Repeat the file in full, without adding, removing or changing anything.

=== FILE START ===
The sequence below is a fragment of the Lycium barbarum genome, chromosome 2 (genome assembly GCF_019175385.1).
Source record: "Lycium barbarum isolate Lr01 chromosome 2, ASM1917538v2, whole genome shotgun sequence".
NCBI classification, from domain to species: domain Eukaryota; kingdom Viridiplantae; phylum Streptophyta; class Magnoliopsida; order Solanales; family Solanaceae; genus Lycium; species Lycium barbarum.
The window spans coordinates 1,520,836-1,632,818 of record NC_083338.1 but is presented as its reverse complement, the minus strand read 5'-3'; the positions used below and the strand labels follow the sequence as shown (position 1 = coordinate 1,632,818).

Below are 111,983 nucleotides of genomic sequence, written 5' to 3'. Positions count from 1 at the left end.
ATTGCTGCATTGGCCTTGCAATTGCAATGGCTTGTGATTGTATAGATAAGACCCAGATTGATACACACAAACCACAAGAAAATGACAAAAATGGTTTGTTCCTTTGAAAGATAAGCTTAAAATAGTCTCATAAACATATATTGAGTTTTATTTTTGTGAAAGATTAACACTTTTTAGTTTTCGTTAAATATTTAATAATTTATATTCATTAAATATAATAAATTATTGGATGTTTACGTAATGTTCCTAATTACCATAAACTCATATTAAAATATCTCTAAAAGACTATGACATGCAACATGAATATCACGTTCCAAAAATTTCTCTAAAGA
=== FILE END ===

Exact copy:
The sequence below is a fragment of the Lycium barbarum genome, chromosome 2 (genome assembly GCF_019175385.1).
Source record: "Lycium barbarum isolate Lr01 chromosome 2, ASM1917538v2, whole genome shotgun sequence".
NCBI classification, from domain to species: domain Eukaryota; kingdom Viridiplantae; phylum Streptophyta; class Magnoliopsida; order Solanales; family Solanaceae; genus Lycium; species Lycium barbarum.
The window spans coordinates 1,520,836-1,632,818 of record NC_083338.1 but is presented as its reverse complement, the minus strand read 5'-3'; the positions used below and the strand labels follow the sequence as shown (position 1 = coordinate 1,632,818).

Below are 111,983 nucleotides of genomic sequence, written 5' to 3'. Positions count from 1 at the left end.
ATTGCTGCATTGGCCTTGCAATTGCAATGGCTTGTGATTGTATAGATAAGACCCAGATTGATACACACAAACCACAAGAAAATGACAAAAATGGTTTGTTCCTTTGAAAGATAAGCTTAAAATAGTCTCATAAACATATATTGAGTTTTATTTTTGTGAAAGATTAACACTTTTTAGTTTTCGTTAAATATTTAATAATTTATATTCATTAAATATAATAAATTATTGGATGTTTACGTAATGTTCCTAATTACCATAAACTCATATTAAAATATCTCTAAAAGACTATGACATGCAACATGAATATCACGTTCCAAAAATTTCTCTAAAGA